Introducing the millionaire calculator

A million doesn’t go half as far as it did, but making a million is still the first goal of almost any new entrepreneur I meet.

It’s also a target for many savers.

For example, a million pounds can buy you a (hopefully) steady and inflation-proofed income stream from equity income investment trusts that’s well above the average household income – provided you’re prepared to ride out the volatility of equities. With luck you wouldn’t even need to touch your capital.

Alternatively, if you’re a passive investor and a fan of the 4% rule you might use your million to model a £40,000 a year income in retirement. (But be aware of the many caveats!1)

But what if you’re still 20 years from hitting the magic number? In that case, inflation strips away the buying power of your horde. You’ll need much more than a million to buy the equivalent income or assets that you could today.

This was why we created the millionaire calculator, one of Monevator’s small but shiny collection of personal finance tools.

The millionaire calculator enables you to work out:

  • When you’ll make your million, based on your current savings and returns.
  • How much you need to save to make a million by a particular age.

The rate your savings grow is shown in a pretty graph, which demonstrates the power of compound interest.

There are also three currency options, because we’re internationalists around here.

Understand the effect of inflation

Unlike with some calculators I’ve included an inflation setting in this tool.

Look below the graph and you’ll see what your eventual million is worth in today’s money. The tool also tells you how much you’ll need to save to reach the equivalent of a million today by that target age.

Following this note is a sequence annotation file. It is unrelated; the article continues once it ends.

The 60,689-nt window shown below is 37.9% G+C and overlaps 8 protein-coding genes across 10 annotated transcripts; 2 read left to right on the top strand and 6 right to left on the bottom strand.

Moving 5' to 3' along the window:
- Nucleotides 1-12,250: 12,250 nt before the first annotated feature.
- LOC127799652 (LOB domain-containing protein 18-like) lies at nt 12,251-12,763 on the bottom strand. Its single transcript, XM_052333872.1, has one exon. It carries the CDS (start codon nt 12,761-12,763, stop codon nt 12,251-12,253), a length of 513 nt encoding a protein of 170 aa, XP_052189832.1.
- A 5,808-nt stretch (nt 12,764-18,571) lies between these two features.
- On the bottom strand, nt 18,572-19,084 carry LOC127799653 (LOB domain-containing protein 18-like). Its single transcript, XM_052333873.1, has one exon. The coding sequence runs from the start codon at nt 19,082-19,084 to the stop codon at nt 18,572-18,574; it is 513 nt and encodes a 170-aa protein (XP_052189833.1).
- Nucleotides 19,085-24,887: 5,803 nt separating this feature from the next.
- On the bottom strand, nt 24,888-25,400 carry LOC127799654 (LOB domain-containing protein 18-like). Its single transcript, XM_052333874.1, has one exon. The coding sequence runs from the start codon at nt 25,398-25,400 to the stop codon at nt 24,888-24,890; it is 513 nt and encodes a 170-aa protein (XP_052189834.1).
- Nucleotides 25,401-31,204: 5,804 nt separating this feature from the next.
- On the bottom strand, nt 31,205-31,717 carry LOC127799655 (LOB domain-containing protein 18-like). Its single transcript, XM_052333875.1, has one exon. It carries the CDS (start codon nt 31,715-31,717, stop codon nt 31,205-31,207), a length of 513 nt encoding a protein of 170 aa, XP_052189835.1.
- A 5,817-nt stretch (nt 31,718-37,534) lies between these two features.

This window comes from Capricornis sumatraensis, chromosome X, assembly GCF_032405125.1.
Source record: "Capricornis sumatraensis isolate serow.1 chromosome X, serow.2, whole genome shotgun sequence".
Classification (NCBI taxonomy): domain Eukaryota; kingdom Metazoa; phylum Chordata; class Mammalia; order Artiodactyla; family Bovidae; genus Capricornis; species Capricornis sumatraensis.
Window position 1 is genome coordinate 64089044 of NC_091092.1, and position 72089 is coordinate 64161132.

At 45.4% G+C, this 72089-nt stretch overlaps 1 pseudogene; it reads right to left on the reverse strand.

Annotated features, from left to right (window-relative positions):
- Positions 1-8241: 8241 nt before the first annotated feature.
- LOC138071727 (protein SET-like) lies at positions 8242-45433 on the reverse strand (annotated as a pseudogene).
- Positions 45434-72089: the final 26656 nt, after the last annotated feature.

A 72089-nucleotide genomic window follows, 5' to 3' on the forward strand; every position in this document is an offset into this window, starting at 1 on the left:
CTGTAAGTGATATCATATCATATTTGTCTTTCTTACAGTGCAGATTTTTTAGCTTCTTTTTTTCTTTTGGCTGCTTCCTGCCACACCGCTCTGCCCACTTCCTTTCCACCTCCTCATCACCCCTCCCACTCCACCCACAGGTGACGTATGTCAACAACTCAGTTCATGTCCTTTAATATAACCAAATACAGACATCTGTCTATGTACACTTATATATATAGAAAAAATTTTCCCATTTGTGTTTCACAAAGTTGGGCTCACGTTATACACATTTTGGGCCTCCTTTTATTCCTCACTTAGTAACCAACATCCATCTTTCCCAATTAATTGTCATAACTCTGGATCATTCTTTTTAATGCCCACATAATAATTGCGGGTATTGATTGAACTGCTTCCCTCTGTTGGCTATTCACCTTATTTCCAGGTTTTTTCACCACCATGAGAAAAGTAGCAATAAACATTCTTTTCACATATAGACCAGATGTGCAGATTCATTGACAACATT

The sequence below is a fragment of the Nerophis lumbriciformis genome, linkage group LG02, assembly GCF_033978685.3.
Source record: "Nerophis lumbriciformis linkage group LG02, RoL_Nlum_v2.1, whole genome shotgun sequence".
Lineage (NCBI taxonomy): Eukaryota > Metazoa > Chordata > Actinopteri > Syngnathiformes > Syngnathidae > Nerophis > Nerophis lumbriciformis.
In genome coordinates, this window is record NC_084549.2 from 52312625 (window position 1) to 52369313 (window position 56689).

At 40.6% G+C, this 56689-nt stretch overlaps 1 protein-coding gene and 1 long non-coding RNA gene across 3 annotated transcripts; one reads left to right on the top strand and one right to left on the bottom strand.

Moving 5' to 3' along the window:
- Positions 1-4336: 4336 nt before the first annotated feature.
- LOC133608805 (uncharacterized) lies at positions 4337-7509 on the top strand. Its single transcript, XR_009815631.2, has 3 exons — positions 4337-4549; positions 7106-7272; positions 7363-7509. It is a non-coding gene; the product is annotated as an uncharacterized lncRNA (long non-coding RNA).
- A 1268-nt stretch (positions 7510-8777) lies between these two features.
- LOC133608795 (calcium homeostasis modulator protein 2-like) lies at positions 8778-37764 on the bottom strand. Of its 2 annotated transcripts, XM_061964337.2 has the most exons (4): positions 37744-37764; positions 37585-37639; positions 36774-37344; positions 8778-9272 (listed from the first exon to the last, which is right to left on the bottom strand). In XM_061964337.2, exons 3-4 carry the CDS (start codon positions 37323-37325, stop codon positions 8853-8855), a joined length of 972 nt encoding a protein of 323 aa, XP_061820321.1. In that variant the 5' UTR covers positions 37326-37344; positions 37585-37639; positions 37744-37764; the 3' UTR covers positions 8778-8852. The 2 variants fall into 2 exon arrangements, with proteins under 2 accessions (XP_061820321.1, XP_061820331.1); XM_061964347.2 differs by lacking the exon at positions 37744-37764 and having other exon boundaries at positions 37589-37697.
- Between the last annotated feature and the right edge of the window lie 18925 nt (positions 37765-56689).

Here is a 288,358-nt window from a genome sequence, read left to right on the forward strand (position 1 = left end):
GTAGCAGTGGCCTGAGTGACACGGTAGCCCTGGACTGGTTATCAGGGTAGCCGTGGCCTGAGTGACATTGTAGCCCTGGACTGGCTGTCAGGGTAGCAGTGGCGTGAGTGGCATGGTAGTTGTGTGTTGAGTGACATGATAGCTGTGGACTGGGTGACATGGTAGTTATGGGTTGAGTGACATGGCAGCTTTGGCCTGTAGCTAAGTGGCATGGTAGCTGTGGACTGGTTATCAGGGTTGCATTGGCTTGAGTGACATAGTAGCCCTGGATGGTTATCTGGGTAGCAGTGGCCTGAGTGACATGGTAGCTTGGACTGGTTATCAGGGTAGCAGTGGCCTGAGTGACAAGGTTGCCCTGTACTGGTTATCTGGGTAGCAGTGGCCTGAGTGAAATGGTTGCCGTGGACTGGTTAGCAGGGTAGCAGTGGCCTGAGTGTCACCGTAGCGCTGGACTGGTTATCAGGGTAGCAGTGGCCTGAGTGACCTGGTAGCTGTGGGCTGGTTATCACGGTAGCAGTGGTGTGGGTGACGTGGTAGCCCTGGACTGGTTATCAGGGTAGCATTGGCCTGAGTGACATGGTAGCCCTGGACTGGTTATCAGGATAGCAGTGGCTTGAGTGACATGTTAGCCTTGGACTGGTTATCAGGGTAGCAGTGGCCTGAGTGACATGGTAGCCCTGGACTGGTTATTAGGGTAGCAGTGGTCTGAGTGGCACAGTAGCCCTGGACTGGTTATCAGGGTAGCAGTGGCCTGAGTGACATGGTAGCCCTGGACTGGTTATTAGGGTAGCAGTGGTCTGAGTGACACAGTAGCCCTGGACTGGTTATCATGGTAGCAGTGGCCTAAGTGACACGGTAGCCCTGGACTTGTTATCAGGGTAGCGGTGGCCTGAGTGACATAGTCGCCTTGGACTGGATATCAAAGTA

The bad news is you’ll need to save a lot more than you think, but at least the millionaire calculator gives it to you straight.

Play around with the interest rate setting. This is the rate of return. To get a flavor for what’s reasonable, look at my articles on UK historical rates of return, or US rates of return if you’re from over the pond.

If you’re 25 and 100% invested in equities, a 7% return with 2% inflation seems reasonable to me in the current climate. Use a 5% return if you’re more skeptical about future returns, and 3% inflation if you’re skeptical about central banks. Dial down further if you’re older and have more low-yielding fixed income in your portfolio.

Two final points:

  • Real life is much more volatile than the smooth graphs from such tools suggests. It’s best to over-save, and be left with the problem of how to spend the excess.
  • While having a target sum like a million can be very motivating, you may need to grow your income to get there in a reasonable time.

I hope you enjoy the millionaire calculator. Send us a postcard when you make it!

Also check out our mortgage repayment and compound interest calculators.

  1. This so-called rule is not a rule, 4% may be far too high a withdrawal rate in the current environment, and it assumes you eventually spend all your capital. A deeper discussion is for another day!

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